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Title: Development of an in vitro model for investigating the properties of human prostate epithelial cells and prostatic carcinoma cells
Author: Weaver, Jennifer
ISNI:       0000 0004 2717 7519
Awarding Body: University of St Andrews
Current Institution: University of St Andrews
Date of Award: 2009
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Prostate cell lines were derived from two regions of prostate tissue from the same patient. The objective was to produce cell lines (as a useful in vitro model) from these two different regions which exhibit different properties for carcinoma development. The tissue was obtained from patients suffering from benign prostate hyperplasia undergoing trans-urethral resection. Tissue was taken from the deep (peripheral) and superficial (peri-urethral) areas. The cells were immortalised by transduction with constructs over expressing the cdk4 and hTERT genes. These cell lines were then characterised for their cellular phenotypes utilized for radiation transformation studies and utilized to investigate the role of plant derived polyphenols on normal and tumour cells. The cell line from the superficial region (P21s) was treated to fractionated doses of gamma radiation and a transformed cloned cell line was derived (P21s 40Gy (clone-a)). The cell line from the deep region (P21d) was found to consist of a mixed population of abnormal cells and a transformed cloned cell line was derived from it (P21d 0Gy (clone-a). In an attempt to obtain a normal P21d cell line cloned cell lines from early passage P21d cells were established. All seven cloned lines were abnormal with an average of 80 chromosomes per cell, invasive using a Matrigel assay and produced anchorage independent colonies. All cell lines were fully characterised with immunocytochemistry, chromosome analysis, invasion assays, and anchorage independent colony formation. P21s expressed basal cell markers (cytokeratin 5 (CK5) and 14), were positive for stem cell markers (prostate specific stem cell antigen PSCA, CK6), positive for p16, p63 and telomerase expression and negative for c-Myc expression. P21s was not invasive in a Matrigel assay and did not produce anchorage independent colony formation. P21d and P21d 0Gy (clone-a) also expressed CK5, CK14, PSCA, CK6, and telomerase but not p16 or p63 and showed an increase in expression of nuclear c-Myc, highly invasive and produced anchorage independent colonies. P21s 40Gy (clone-a) expressed CK5, CK14, PSCA, CK6, telomerase and p63, produced anchorage independent colonies, and was weakly positive for c-Myc expression. Spectral karyotyping analysis (SKY) showed P21s had a normal chromosome complement except an additional chromosome 20 whereas the P21s 40Gy (clone-a), P21d and P21d 0Gy (clone-a) cell lines had an abnormal chromosome complement with P21d and P21d 0Gy (clone-a) cell lines expressing multiple copies of every chromosome including loss of the Y chromosome. These results were echoed in the single nucleotide polymorphism chip (SNP) results which showed P21s as normal but P21d and P21d 0Gy (clone-a) to have large deletion and amplification regions that correlated with the SKY analysis. No differential cytotoxic response was noted between normal and abnormal cell lines including prostatic carcinoma cell lines LNCaP and PC-3 following treatment with strawberry polyphenol compounds. Most reports of a cytotoxic response to tumour cells in the literature did not compare the response to normal cells and used established cell lines. Human lymphocytes were also tested and all compounds were toxic in high doses. Polyphenol and ellagitannin rich polyphenol fractions were very cytotoxic and the anthocyanin rich fraction less toxic. In contrast to the lack of a direct differential cytotoxic effect, plant polyphenols did produce a protective effect to a carcinogenic insult. However a protective effect was noted via micronucleus assay with 3 hour incubation with the polyphenol rich fraction prior to radiation treatment. Finally, the expression and association of metabolic enzymes within the cells cytosol were investigated. The P21s cells were found to express both isoforms of LDH and so thought to be able to metabolise anaerobically and aerobically. P21d and P21d 0Gy (clone-a) cells were found to only express one isoform in the complex and so it was assumed that these cells favoured anaerobic metabolism of ATP in correlation to the Warburg effect. c-Myc association with compounds in the cell cytosol of P21s cells existed whereas, abnormal cells lost this association along with up-regulation of c-Myc expression and down stream targets of c-Myc in the nuclei. Thus these newly established human prostate cell lines provide a useful model system for investigating the biology of the prostate and prostate cancer.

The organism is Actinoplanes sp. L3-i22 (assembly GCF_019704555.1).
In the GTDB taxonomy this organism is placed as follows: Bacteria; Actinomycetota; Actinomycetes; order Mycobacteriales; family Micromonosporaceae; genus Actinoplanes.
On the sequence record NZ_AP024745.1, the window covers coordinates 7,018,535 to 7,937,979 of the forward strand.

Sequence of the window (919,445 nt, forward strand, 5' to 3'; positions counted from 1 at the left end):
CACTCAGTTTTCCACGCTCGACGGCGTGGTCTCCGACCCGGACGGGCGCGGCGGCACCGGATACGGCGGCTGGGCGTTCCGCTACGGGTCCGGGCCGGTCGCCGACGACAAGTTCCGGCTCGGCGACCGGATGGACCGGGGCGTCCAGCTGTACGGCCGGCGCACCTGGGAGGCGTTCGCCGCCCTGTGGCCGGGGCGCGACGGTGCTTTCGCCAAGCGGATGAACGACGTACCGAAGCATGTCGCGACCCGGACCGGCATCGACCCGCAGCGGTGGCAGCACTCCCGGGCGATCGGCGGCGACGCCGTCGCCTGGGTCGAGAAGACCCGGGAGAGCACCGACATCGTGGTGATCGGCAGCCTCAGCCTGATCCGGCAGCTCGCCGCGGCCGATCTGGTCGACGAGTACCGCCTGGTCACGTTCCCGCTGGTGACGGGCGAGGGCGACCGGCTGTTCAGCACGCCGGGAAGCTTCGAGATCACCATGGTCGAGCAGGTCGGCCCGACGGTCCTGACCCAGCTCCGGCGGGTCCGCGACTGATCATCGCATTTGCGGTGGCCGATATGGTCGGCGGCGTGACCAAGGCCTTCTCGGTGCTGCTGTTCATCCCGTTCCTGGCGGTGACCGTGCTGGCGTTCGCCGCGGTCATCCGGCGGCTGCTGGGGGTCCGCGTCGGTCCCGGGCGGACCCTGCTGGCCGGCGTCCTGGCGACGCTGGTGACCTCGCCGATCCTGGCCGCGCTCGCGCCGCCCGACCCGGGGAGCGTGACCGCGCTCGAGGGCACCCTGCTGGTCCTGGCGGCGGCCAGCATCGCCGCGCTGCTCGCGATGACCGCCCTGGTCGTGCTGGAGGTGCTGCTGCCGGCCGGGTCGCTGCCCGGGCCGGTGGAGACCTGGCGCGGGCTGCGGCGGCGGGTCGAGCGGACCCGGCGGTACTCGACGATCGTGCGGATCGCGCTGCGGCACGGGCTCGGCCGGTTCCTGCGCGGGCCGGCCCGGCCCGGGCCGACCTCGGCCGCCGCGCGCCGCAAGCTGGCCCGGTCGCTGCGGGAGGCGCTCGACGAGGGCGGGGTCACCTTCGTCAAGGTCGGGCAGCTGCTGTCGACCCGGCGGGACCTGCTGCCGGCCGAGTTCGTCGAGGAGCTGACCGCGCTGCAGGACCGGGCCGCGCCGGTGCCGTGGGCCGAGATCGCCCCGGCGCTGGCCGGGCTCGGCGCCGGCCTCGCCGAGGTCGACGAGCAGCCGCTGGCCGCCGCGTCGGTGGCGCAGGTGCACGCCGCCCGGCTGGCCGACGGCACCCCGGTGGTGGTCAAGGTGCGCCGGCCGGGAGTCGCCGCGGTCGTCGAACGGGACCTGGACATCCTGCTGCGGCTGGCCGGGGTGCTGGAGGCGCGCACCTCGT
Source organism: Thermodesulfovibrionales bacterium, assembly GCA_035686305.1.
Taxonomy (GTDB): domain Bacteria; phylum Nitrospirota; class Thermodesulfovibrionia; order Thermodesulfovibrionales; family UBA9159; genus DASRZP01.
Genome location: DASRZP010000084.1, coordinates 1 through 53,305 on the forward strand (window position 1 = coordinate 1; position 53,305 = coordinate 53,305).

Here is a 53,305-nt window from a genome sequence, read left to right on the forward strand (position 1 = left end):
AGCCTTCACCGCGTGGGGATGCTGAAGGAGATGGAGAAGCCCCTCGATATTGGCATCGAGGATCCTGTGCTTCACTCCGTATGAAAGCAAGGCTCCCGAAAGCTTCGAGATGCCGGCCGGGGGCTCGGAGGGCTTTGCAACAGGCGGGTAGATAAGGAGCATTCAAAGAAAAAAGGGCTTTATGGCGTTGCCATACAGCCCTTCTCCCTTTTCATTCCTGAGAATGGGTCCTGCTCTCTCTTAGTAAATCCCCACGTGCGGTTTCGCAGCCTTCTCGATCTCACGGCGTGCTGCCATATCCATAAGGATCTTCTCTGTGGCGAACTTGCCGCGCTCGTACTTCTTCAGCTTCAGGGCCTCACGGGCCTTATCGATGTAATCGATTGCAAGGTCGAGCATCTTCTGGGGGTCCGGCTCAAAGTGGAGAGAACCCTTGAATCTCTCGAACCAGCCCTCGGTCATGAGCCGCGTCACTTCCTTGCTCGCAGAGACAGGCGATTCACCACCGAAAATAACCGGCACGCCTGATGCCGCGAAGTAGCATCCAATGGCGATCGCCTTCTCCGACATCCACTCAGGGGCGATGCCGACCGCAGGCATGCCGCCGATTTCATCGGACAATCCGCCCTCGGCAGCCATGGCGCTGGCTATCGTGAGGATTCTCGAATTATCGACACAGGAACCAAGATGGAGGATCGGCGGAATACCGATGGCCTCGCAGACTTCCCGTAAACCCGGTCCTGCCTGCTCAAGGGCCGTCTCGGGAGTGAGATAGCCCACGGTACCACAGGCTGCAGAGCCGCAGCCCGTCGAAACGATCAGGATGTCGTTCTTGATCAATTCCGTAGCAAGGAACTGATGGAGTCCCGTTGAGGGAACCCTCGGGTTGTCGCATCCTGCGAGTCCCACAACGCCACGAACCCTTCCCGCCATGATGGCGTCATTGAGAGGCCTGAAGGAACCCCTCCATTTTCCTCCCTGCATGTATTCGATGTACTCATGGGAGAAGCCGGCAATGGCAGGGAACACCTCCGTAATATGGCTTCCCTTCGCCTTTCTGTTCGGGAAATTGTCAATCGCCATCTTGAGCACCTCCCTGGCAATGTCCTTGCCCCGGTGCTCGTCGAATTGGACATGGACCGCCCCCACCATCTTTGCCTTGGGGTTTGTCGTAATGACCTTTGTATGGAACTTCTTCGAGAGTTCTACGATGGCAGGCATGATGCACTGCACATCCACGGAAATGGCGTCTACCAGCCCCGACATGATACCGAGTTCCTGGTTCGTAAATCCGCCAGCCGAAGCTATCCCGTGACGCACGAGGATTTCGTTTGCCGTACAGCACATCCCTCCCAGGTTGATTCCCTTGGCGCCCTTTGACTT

Supervisor: Riches, Andrew Clive Sponsor: Not available
Qualification Name: Thesis (Ph.D.) Qualification Level: Doctoral
EThOS ID:  DOI: Not available
Keywords: RC280.P7W4 ; Prostate--Cytology ; Epithelial cells ; Prostate--Cancer